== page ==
The first thing worth noting about the Epic to Healthkit integration is that it is not patient-initiated. Any user using the MyChart application on an iPhone running iOS 8 cannot decide to send information to their clinicians. Epic won’t store it; in fact MyChart won’t even show you the activity in MyChart unless a clinician has ordered MyChart tracking for you. You’ve been looking for real, prescribed apps? Here’s the first one.
While this may disappoint patients looking for a new communication tool, this makes alot of sense for doctors and clinicians. Many clinicians are afraid the upcoming Internet of Things for healthcare era will be a lot of static in ratio to noise. How can apps and EHRs guarantee clinicians only retrieve pertinent patient information from devices with intervention opportunity?
When a clinician orders the “Healthkit” prescription, it prompts the doctors to set usual specific limits for “abnormal” alerting of tracked values. This is the killer feature. For a non-diabetic, a blood glucose level of 130 mg/dl would be abnormal. But, that’s not who providers are concerned about. For a diabetic, a provider might want to dictate what they believe “abnormal” is for a specific patient. Maybe it’s a blood glucose over 160 mg/dl. Maybe it’s a blood glucose of 200 mg/dl. Existing EHR decision support/order recommendation tools can be used to provide high-level guidelines for tracking, but letting clinicians dictate what they should warned about on a patient-by-patient level makes this tool truly useful.
The somewhat comical thing about this is that it requires the clinician to ascertain that the patient is using an iPhone running iOS 8 to use Healthkit. When Travis and I were chatting about this yesterday, he mentioned that he was looking forward to teasing his doctor colleagues on talking with their patients about what phone they used.
“I’m sorry, there was nothing we could do for the patient. We tried our hardest, but they had an iPhone 4S. We can’t get their data.”
Once the order is signed by the clinician, it goes through some Epic programming magic. The next time the patient signs into MyChart on their iPhone, they’ll see the “Track my Health” feature. From there, clicking it allows the patient to pick the tracker prescription the doctor ordered. Clicking on that moves the patient over to Apple’s Healthkit where Apple verifies that the user is going to share the requested data with MyChart. Once that is done, anytime a entry from a glucometer or smart scale goes into Healthkit, it sends the data to MyChart which then sends the data to Epic. If the data is abnormal, it lets the responsible clinician know through the EHR inbasket. Since the patient already has MyChart, the clinician could send the patient a message securely back to the patient with feedback or an Action Plan through secure messaging.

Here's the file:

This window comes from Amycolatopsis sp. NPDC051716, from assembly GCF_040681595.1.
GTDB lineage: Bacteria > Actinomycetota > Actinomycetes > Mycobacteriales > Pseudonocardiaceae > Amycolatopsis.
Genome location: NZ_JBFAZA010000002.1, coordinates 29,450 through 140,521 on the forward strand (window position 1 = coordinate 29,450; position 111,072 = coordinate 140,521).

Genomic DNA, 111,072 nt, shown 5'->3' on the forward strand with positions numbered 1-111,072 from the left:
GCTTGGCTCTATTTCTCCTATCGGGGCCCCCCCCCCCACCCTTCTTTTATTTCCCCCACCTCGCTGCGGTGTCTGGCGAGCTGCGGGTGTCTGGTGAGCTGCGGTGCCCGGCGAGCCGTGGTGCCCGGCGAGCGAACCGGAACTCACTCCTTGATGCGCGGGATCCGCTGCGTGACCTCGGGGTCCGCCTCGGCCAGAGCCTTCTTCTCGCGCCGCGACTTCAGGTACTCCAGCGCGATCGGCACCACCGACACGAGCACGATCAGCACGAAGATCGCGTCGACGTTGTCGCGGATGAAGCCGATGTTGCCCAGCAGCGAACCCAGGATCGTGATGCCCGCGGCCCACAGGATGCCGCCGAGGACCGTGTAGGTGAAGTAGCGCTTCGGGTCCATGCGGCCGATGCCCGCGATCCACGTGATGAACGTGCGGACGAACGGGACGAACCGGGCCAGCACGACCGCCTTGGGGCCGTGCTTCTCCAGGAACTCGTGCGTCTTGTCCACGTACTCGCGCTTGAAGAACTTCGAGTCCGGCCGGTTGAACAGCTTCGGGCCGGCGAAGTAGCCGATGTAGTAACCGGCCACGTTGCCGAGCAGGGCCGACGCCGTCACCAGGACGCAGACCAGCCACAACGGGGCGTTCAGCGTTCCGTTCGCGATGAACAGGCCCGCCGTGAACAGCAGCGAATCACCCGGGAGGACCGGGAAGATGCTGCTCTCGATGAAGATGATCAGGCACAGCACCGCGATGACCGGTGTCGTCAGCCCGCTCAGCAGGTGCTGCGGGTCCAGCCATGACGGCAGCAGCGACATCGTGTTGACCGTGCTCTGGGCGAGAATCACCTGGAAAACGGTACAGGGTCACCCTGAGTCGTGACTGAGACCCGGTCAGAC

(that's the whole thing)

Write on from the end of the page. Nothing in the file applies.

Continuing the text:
What does it all mean?
- App prescribing is here, and this is how it works. Apple has the first integration, but it seems like Epic is going to own some part of this workflow. There’s been a few startups whose plan has been to prescribe apps; there will still be room for security/auditing/certification but the app prescription path (at least for Epic) will run through the EHR’s order entry. It’ll be interesting to see the process in which hospitals can petition Epic to select new apps and platforms (like Validic) to receive patient data.
- It would be hard for other EHR/Patient Portal combos to replicate something like this. Epic has a pretty tight coupling between the EHR and their patient portal that other vendors would need to accomplish via some EHR integrations or custom APIs.
- Traditional integration is still alive. MyChart/Healthkit helps your app write data to MyChart, but doesn’t provide any controls to request patient data from it. If you want to get data out of the EHR, you’ll need to do integration. If you want to get patient data into the EHR without any of the afforementioned steps, you’ll need a traditional flowsheet/notes interface. Need help with that? We can help.